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Re: PRC Economy - New Reflections : April 20 2015

Postby amit » 11 Jan 2017 13:38

Maybe a bit OT for this thread. But one needs to keep in mind that yuan devaluation especially vis a vis the dollar makes it that much harder for the Chinese to fund political projects such as One Belt, One Road and CPEC. It jacks up costs since all of this will necessarily be dollar denominated. Interesting times ahead.

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Re: PRC Economy - New Reflections : April 20 2015

Postby amit » 11 Jan 2017 13:49

pankajs wrote:^
That is why the demographics pt #3, not *directly* referenced by the chappie, is the key to *growing out*. Without the demographics tailwind no one can grow out of debt. In 1990 PRC had that tailwind and going into 2020 demographics are the headwinds now.

Perhaps you did not see this.
pankajs wrote:Added later: This is not to say that the Japanese are not in a bad place BUT the Chinese, with the emphasis on social stability, are in an equally bad place. The Americans are relatively better because of its demographics and social stability in spite of all the churn happening in the US at the present.


With regards to China, the thing that most analysts don't take into account is the people factor. One, as you mentioned the demographic time bomb is ticking. The other is that the ordinary Chinese want to get out of the country! And what happens in such cases is that those who are successful, both academically as well as in business - the people that China needs - are the ones with the best chance of getting out. A look at places like Vancouver would give you a good context of the kind of money as well as talent drain that's happening in China. It's little wonder that the government is so worried with the Forex outflow, the people usually follow the money in moving out.

The country has gotten to the end of line of growth via splurging on infrastructure. It now needs $4 of debt to produce $1 of growth. So it has to have a new model of private sector consumption led growth - small businesses and shops selling to locals. But the question is are the Chinese producing new rich as fast as it is losing the existing rich? Discount the party princelings, I'm talking about the move from the bottom strata to middle class to the wealthy. Can it pull up the poor to middle class level for consumption led growth with a less than 7 per cent growth? According to the Chinese themselves the 7 per cent is a magic number because that's the level when enough jobs are produced in a year to absorb all the young people who pass out of university.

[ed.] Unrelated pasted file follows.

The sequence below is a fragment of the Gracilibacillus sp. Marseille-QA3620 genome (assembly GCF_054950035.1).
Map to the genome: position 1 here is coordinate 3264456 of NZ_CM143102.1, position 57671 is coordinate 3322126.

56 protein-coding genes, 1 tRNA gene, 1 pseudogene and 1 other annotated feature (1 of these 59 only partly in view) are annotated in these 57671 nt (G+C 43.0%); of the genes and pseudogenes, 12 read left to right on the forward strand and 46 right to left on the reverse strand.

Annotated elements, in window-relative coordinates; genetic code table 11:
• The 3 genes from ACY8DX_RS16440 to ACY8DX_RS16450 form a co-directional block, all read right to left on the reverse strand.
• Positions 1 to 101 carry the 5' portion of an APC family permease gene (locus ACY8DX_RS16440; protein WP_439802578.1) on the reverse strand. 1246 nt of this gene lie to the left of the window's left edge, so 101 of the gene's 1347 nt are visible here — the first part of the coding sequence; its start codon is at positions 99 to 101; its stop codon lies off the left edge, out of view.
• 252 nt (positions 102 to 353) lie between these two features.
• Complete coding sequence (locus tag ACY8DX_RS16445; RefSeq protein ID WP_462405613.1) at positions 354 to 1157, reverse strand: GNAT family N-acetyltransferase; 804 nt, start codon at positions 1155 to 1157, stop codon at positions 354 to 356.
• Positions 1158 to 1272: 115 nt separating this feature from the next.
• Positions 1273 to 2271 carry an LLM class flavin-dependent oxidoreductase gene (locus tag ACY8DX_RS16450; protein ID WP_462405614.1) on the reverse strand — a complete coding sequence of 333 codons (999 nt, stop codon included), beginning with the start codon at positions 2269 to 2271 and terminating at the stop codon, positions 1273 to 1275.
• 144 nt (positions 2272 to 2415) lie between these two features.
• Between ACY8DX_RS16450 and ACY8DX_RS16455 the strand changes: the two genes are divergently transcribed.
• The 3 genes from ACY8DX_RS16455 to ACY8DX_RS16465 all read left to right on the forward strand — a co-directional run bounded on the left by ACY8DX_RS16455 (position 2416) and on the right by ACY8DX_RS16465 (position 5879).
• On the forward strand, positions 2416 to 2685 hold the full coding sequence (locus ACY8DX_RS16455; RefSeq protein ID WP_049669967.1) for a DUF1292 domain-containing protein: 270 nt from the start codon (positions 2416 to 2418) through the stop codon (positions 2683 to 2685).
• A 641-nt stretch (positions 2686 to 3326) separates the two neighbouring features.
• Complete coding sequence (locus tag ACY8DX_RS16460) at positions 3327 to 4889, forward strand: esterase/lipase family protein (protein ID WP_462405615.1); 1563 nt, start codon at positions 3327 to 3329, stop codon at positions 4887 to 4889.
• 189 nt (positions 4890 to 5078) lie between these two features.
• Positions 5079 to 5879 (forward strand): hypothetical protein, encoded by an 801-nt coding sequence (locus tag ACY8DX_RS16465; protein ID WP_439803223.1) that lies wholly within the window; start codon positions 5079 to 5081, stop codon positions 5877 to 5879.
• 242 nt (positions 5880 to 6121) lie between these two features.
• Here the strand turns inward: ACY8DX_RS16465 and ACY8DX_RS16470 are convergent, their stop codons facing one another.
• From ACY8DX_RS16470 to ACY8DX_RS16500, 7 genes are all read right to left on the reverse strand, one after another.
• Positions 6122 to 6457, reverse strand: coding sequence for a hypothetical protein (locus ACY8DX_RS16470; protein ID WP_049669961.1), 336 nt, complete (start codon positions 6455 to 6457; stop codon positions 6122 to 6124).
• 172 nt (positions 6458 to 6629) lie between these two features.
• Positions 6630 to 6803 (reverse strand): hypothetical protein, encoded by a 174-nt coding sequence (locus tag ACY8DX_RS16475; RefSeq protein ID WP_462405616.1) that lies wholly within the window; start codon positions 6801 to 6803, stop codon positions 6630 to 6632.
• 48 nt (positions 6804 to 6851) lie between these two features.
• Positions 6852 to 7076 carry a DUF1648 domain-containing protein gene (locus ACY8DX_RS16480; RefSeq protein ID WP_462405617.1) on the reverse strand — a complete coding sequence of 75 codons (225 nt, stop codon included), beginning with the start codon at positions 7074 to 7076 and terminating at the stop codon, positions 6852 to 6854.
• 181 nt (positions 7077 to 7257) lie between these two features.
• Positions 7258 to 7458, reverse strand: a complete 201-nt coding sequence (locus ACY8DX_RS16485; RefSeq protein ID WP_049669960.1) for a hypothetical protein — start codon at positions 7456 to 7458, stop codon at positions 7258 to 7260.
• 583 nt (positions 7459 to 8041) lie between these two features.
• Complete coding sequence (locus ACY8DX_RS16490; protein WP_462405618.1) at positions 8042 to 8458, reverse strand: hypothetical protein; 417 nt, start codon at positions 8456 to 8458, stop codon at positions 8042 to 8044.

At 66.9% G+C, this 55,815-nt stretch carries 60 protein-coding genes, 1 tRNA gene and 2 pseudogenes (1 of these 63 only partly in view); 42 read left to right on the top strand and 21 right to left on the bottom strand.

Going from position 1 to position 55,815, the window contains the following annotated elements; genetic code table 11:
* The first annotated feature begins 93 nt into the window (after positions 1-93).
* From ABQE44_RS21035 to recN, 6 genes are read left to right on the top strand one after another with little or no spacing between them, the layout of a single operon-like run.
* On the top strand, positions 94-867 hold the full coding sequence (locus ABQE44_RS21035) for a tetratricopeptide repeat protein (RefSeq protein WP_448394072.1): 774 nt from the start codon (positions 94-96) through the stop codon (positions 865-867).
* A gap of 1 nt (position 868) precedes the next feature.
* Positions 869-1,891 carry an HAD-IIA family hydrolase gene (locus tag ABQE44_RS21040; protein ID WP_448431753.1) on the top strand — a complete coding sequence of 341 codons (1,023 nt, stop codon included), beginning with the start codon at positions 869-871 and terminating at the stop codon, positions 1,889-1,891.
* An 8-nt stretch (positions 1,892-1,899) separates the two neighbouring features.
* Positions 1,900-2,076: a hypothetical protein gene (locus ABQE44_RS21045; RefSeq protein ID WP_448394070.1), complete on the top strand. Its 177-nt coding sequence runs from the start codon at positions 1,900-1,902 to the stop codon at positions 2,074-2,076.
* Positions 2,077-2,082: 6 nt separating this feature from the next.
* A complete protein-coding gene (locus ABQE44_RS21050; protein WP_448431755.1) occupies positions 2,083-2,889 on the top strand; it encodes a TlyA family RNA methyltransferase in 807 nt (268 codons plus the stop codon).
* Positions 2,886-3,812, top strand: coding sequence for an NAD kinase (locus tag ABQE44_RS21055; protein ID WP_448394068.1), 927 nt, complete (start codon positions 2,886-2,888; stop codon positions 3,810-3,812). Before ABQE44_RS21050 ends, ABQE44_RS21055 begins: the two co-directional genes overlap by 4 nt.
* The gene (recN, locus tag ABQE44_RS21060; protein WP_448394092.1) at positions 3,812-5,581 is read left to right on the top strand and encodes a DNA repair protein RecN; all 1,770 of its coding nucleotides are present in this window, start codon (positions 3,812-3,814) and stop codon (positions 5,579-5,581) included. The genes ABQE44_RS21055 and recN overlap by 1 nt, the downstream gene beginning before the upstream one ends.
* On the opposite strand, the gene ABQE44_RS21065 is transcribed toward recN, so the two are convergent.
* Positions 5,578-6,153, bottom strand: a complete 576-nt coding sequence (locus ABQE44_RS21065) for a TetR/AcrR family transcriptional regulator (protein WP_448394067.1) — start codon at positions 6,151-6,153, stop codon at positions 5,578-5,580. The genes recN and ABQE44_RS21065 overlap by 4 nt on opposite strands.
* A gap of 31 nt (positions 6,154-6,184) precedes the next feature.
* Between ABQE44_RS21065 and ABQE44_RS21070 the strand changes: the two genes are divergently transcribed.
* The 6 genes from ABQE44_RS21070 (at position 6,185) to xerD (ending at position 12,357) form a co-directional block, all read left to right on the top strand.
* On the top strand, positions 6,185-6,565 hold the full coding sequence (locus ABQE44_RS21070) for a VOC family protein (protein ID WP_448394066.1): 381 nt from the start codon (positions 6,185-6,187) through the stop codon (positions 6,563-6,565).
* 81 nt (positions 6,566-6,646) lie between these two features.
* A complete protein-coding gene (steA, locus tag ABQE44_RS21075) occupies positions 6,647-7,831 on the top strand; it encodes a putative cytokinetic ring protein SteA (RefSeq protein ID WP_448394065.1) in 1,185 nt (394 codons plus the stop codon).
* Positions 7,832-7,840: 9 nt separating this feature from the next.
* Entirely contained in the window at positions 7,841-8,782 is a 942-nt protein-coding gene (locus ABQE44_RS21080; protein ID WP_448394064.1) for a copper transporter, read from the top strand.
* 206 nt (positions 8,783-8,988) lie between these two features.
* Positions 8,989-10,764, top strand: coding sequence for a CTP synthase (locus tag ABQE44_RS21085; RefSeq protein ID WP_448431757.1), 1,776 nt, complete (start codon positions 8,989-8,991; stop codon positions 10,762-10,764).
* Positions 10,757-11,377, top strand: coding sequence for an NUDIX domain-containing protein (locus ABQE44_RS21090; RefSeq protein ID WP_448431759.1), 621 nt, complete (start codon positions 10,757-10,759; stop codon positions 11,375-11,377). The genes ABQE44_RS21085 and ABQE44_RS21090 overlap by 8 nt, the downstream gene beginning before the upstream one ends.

That IMO will be the key to whether China can overcome this crisis.

Point to ponder: Japan can survive with 1-2 per cent growth, can the Chinese survive with below 7 per cent growth?

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Re: PRC Economy - New Reflections : April 20 2015

Postby chola » 11 Jan 2017 14:06

pankajs wrote:^
That is why the demographics, not *directly* referenced by the chappie, is the key to *growing out*. Without the demographics tailwind no one can grow out of debt. In 1990 PRC had that tailwind and going into 2020 demographics are the headwinds now.

Perhaps you did not see this.
pankajs wrote:Added later: This is not to say that the Japanese are not in a bad place BUT the Chinese, with the emphasis on social stability, are in an equally bad place. The Americans are relatively better because of its demographics and social stability in spite of all the churn happening in the US at the present.


To begin with, using Japan as an example of a nation in a "bad place" is rather silly since it is a developed nation with a massively wealthy population. Zimbabwe is in a bad place. Japan is not.

And Japan's greatest threat to the preponderance of western power was in the 1980s when its population was already in decline.

At any rate the benefits of demographics doesn't just mean age and birthrate though that helps (if you have adequate land and jobs.) The low development of China's population, per capita income of $8k vs Japan's $45k, means there are lots of room for growth even if the population decrease.